In the control for rural areas, the maquisards, in their role as the hunted, “gradually made the terrain of the hunt unpredictable for the hunters,” [14] and eventually dangerous. The maquis’s goal was to destabilize Vichy authority, and they did this by simultaneously making themselves, as well as Vichy authorities, the ‘hunters’ and the ‘hunted’.[16]

During the Allied invasion of Normandy, the Maquis and other groups played some role in delaying the German mobilization. The French Resistance (FFI Forces Françaises de l'Interieur for "French Forces of the Interior") blew up railroad tracks and repeatedly attacked German Army equipment and garrison trains on their way to the Atlantic coast. Thanks to coded messages transmitted over the BBC radio, each Maquis group was alerted of the impending D-Day by listening for seemingly meaningless messages such as "the crow will sing three times in the morning" or any other pre-arranged messages read in a continuous flow over the British airwaves. As Allied troops advanced, the French Resistance rose against the Nazi occupation forces and their garrisons en masse. For example, Nancy Wake's group of 7,000 maquisards was involved in a pitched battle with 22,000 Germans on June 20, 1944. Some Maquis groups took no prisoners so some German soldiers preferred to surrender to Allied soldiers instead of facing maquisards.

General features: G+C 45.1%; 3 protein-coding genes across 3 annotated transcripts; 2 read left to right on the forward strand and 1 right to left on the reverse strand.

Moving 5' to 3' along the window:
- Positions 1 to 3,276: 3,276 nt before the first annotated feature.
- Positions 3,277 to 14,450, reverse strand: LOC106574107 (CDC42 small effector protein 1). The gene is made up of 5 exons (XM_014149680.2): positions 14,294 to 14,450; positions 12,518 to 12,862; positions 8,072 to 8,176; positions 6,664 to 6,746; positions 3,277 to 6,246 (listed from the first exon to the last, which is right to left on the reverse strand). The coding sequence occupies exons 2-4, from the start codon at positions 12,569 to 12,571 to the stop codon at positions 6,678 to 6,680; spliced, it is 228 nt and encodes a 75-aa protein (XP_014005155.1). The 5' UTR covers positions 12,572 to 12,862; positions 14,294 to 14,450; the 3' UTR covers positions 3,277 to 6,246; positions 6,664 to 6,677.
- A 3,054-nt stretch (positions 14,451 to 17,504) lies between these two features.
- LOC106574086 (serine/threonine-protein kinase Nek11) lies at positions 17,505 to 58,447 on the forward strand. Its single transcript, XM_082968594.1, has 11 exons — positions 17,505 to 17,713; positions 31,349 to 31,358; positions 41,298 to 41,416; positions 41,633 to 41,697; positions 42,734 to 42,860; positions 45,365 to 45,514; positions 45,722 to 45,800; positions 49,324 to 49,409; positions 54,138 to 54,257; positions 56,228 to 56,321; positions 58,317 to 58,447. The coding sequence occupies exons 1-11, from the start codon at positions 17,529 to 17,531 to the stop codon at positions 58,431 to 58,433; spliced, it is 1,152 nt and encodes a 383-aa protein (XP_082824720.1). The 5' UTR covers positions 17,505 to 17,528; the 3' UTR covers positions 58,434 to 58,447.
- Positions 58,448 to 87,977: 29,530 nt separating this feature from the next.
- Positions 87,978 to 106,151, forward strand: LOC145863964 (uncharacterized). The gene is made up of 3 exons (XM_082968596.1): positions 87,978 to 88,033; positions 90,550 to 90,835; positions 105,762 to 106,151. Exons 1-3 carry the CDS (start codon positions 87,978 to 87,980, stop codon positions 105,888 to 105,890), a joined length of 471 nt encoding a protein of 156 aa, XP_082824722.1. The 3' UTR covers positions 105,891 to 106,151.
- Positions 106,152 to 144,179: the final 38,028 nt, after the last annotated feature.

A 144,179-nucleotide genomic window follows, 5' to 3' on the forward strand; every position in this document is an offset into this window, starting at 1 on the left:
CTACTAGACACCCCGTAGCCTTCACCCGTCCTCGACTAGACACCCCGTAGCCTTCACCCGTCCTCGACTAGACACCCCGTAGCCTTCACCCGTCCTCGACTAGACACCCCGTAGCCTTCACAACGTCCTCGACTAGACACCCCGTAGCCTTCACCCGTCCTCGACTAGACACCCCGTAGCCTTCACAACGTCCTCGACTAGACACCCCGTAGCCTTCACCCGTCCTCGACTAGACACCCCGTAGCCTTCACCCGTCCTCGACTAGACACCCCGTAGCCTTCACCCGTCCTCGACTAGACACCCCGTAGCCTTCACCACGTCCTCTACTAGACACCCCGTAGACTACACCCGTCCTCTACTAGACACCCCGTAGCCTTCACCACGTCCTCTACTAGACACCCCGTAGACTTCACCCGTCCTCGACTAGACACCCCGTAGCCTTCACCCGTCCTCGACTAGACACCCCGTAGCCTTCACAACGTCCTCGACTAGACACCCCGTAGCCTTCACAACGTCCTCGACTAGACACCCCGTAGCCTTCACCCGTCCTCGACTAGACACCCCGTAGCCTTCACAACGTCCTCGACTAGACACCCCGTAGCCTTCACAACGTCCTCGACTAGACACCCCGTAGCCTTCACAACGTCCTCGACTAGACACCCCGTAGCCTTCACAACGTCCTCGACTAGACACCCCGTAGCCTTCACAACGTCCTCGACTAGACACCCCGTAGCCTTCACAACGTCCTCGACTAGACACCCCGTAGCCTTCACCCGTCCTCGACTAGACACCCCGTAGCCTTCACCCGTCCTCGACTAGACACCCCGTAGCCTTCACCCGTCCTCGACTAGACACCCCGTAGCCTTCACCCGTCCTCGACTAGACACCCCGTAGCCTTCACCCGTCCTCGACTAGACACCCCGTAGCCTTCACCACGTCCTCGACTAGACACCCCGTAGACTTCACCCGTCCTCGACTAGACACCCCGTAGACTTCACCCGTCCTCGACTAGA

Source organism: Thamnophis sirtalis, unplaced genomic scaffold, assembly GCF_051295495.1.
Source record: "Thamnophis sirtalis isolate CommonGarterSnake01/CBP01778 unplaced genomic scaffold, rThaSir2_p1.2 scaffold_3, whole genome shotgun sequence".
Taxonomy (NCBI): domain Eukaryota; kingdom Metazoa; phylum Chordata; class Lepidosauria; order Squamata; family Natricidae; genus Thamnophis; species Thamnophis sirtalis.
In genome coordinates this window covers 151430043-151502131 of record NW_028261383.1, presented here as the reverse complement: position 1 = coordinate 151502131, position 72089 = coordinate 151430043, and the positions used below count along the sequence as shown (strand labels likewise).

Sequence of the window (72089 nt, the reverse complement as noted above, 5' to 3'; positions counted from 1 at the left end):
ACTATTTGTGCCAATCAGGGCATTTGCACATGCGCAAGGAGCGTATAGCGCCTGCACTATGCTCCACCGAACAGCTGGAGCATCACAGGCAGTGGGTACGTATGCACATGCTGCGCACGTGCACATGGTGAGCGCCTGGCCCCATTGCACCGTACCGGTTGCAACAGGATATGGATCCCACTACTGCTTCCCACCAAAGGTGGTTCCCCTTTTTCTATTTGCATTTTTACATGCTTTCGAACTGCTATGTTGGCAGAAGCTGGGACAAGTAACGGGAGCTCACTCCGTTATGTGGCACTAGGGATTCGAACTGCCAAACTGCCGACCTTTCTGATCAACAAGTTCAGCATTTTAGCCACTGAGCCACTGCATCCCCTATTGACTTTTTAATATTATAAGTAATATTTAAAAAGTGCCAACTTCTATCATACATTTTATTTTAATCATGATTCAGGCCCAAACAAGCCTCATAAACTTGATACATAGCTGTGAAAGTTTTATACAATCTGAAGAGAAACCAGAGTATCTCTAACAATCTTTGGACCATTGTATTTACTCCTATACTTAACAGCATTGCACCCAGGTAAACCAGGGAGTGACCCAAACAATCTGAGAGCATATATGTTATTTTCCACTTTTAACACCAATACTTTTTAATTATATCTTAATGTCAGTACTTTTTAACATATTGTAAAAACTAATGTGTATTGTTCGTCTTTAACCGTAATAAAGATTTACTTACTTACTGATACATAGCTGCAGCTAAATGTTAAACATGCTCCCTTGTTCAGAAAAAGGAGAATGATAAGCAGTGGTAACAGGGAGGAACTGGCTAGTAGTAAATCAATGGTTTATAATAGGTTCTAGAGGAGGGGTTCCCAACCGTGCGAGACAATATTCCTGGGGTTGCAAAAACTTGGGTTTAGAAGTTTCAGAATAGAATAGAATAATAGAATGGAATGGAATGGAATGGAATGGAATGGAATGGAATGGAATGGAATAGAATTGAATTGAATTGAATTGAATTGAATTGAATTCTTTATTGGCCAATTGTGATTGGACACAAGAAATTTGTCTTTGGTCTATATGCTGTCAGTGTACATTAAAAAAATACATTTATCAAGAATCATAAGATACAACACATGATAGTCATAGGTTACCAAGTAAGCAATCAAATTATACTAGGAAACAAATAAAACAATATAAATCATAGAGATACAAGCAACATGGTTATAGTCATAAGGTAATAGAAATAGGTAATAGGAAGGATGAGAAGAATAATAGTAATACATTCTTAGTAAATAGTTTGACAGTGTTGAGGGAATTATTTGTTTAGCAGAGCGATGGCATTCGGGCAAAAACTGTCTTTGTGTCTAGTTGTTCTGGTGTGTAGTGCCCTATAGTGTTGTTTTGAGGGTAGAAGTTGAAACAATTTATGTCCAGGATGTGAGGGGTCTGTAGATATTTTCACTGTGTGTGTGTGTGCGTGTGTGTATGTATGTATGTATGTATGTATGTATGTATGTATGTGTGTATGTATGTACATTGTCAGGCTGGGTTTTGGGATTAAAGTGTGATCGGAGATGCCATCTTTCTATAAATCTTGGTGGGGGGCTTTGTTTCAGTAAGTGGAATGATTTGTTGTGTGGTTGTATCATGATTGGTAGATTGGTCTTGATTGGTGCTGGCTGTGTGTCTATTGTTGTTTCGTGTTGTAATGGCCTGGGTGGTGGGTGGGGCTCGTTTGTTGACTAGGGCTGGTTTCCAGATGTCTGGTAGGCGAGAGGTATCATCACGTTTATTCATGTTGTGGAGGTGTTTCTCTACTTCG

The Allied offensive was slowed and the Germans were able to counterattack in southeast France. On the Vercors plateau, the Maquis du Vercors rose up with some 4,000 soldiers against the German occupiers, but was defeated with 600 casualties.

When General De Gaulle dismissed resistance organizations after the liberation of Paris, many maquisards returned to their homes. Many also joined the new French army to continue the fight.

Equipment[edit]

Although the Maquis used whatever arms they could get, they relied heavily on airdrops of weapons and explosives from the British SOE. SOE parachuted agents in with wireless sets (for radio communication) and dropped containers with various munitions including Sten guns, Pencil detonators, plastic explosives, Welrod pistols (a silenced specialized assassination weapon favored by covert operatives) and assorted small arms (pistols, rifles and sub-machine guns). The Maquis also used German weapons captured throughout the occupation, the Mauser 98k rifle and MP 40 submachine gun being very common. A French Resistance Fighter is quoted saying, "They are as common as hookers on the streets of Paris, and they get about as much action."[citation needed]

Customs[edit]

It was standard practice among the Maquis to identify members by wearing a Basque beret because it was common enough not to arouse suspicion but distinctive enough to be effective.

Notable maquis[edit]

See also[edit]

References[edit]

  • Kedward, H.R., In Search of the Maquis, Clarendon Press, Oxford, 1993 (Paperback 1994), ISBN 0-19-821931-8